What a remarkable rise to fame for Marcus Rashford as he heads into the Euro 2016 with England.
But let’s not pretend we would have heard of the 18-year-old from Manchester United under normal circumstances.
I have often talked in my column about how there are so many talented young players in the reserve and academy system who aren’t getting opportunities of first-team football.
The loan system works well – although changes are coming in to restrict deals to the two transfer windows – with Huddersfield Town and many other teams in the Skybet Football League taking Premier League youngsters over a period of time.
I remember Malcolm Macdonald telling me as a kid at Fulham that until you have played a minimum of 100 senior games, you have no idea of what your level could be.
Most of these youngsters – and when I say youngsters they are not, really, because they are in their early 20s – still lack first-team experience.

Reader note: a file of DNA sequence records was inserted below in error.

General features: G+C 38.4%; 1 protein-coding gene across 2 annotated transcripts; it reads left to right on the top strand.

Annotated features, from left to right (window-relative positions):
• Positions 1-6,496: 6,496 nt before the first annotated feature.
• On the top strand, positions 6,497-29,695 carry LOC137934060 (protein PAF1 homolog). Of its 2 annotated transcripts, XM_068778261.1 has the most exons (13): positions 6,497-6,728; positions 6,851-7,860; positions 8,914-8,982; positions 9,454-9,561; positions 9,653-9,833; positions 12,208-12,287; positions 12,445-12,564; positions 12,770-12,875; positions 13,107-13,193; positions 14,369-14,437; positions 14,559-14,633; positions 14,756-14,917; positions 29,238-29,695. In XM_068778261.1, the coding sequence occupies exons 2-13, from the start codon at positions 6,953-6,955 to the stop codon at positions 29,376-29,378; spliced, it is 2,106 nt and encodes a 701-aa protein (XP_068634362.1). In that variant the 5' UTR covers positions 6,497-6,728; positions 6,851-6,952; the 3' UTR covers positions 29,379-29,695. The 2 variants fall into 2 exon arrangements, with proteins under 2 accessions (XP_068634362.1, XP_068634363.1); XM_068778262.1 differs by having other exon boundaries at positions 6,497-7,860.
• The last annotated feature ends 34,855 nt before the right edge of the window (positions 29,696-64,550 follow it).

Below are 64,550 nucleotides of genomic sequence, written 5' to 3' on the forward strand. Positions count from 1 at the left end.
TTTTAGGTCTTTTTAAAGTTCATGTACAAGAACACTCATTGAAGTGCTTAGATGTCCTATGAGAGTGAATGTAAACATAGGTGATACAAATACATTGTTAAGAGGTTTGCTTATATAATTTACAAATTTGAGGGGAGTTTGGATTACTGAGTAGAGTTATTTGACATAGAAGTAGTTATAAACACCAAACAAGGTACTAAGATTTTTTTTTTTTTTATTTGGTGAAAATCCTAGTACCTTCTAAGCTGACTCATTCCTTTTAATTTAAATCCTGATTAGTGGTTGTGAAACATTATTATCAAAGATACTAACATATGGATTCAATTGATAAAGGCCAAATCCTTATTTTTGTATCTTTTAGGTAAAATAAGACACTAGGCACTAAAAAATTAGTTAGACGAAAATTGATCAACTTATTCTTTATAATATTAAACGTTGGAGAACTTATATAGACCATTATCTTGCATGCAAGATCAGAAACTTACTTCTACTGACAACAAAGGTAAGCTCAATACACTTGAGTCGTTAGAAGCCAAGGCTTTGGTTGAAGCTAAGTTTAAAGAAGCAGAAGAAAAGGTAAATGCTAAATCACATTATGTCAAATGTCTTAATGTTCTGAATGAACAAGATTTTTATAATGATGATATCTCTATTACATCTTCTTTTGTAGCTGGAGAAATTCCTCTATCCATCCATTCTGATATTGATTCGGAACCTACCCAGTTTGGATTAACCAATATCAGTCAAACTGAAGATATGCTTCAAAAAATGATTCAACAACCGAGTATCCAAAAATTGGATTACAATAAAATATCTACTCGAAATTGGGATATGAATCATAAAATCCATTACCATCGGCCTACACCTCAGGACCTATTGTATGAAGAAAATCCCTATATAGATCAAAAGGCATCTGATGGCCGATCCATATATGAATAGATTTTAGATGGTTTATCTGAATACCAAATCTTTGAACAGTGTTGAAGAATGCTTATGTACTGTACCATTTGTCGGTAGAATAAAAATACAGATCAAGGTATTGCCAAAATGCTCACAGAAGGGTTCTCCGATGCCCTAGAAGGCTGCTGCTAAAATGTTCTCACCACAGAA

The rule used to be that if you weren’t knocking on the first-team door by 18 you should really be looking for another career.
Louis Van Gaal has taken the credit for Marcus Rashford, but the truth is we would never even have heard his name at any point over the next 10 years if United hadn’t had a massive injury backlog.
It was a ‘needs must’ situation and, while United will say he would have eventually worked his way through to the first team, I very much doubt it.
The fine margin for a young player can be literally one kick of the ball, or one injury to a first-team player – there are very few who are so exceptional they force their way up the ladder at an early age.
Rashford probably won’t start in the tournament but that doesn’t matter – it’s just a great experience for the teenager and I wish him well.